• The objective of this proposal was to identify factors that allow blood vessels to generate hematopoietic stem cells early in the embryonic stage. The process of blood generation from vessels is a normal step in development, but it is poorly understood. We predicted that precise information related to the operational factors in the embryo would allow us to reproduce this process in a petri dish and generate hematopoietic stem cells when needed (situations associated with blood transplantation or cancer).
  • In the second year of this proposal, we have made significant progress and identified critical factors that are responsible for the generation of hematopoietic stem cells from the endothelium (inner layer of blood vessels). These experiments were performed in mouse embryos, as it would be impossible do achieve this goal in human samples. The genes identified are not novel, but have not been associated with this capacity previously. To verify our findings we have independently performed additional experiments and validated the information obtained from sequencing the transcripts.
  • In addition, we developed a series of novel tools to test the biological relevance of the genes identified in vivo (using mouse embryos). Specifically, we have tested whether forced expression of these genes could induce the generation of hematopoietic stem cells. Interestingly, we found that a single manipulation was not sufficient, but multiple and specific manipulations resulted in the generation of blood from endothelium. This was a very exciting result as indicated that we are in the right track and identified factors that can reprogram blood vessels to bud blood stem cells. With this information at hand, we moved into human cells (in petri dishes).
  • The first step was to test whether human endothelial cells could offer a supportive niche for the growth of hematopoietic cells. To our surprise, we found that in the absence of any manipulation, endothelial cells could direct differentiation and support the expansion of CD34+ cells (progenitor blood cells) to a very specific blood cell type, named macrophages. These were rather unexpected results that indicated the ability of endothelial cells to offer a niche for a selective group of blood cells. The final question in the proposal was to test whether the modification of endothelial cells with the identified factors could induce the formation of blood from these cells. For this, we have generated specific reagents and are currently performing the final series of experiments.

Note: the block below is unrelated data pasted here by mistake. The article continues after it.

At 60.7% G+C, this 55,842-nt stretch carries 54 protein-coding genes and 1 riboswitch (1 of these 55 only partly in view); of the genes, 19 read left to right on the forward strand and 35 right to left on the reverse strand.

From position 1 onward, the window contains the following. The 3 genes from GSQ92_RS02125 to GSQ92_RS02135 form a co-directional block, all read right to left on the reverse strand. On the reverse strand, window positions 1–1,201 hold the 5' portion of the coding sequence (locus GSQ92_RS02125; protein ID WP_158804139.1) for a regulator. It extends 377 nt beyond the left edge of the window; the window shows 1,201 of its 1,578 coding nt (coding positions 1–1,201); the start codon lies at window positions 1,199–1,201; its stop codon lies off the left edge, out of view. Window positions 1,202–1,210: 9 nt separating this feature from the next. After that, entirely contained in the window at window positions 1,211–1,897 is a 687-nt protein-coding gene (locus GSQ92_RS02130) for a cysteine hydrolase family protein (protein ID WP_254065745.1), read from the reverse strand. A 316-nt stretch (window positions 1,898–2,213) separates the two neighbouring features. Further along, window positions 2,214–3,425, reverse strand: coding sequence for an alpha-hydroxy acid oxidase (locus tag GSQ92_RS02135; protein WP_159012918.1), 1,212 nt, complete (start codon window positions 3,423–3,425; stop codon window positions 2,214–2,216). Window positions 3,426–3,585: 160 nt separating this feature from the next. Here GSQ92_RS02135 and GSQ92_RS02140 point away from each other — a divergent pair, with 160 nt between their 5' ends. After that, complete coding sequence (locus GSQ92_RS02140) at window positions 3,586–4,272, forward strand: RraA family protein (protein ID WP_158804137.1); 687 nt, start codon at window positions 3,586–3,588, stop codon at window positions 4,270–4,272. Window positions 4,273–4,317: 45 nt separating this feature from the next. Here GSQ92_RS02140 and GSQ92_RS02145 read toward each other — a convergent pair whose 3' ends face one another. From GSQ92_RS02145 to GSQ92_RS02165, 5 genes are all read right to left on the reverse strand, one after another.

• In this grant application we have been able to investigate the mechanisms by which endothelial cells, the cells that line the inner aspects of the entire circulatory system, produce blood cells. This capacity, called “hemogenic” (giving rise to blood) can be extremely advantageous in pathological situations when generation of new blood cells are needed, such as during leukemia or in organ-transplantation. Although the hemogenic capacity of the endothelium is, under normal conditions, restricted development we have been able to “reprogram” this ability in endothelial cells. For this, we first investigated the genes that responsible for this hemogenic activity during development using mouse models and tissue culture cells. Using this strategy we found key transcription factors in hemogenic endothelium not present in other (non-hemogenic) endothelial cells. Subsequently, we validated that these genes were able to convey hemogenic capacity when expressed in non-hemogenic sites. Finally, using human endothelial cells, we have been able to impose expression of these key transcription factors in endothelial cells. Our data indicates that the forced expression of these factors is able to initiate a program that is likely to result in blood cell generation. The progress achieved through this grant place us in a remarkable position to carry out pre-clinical trials to evaluate the potential of this technology.

© 2013 California Institute for Regenerative Medicine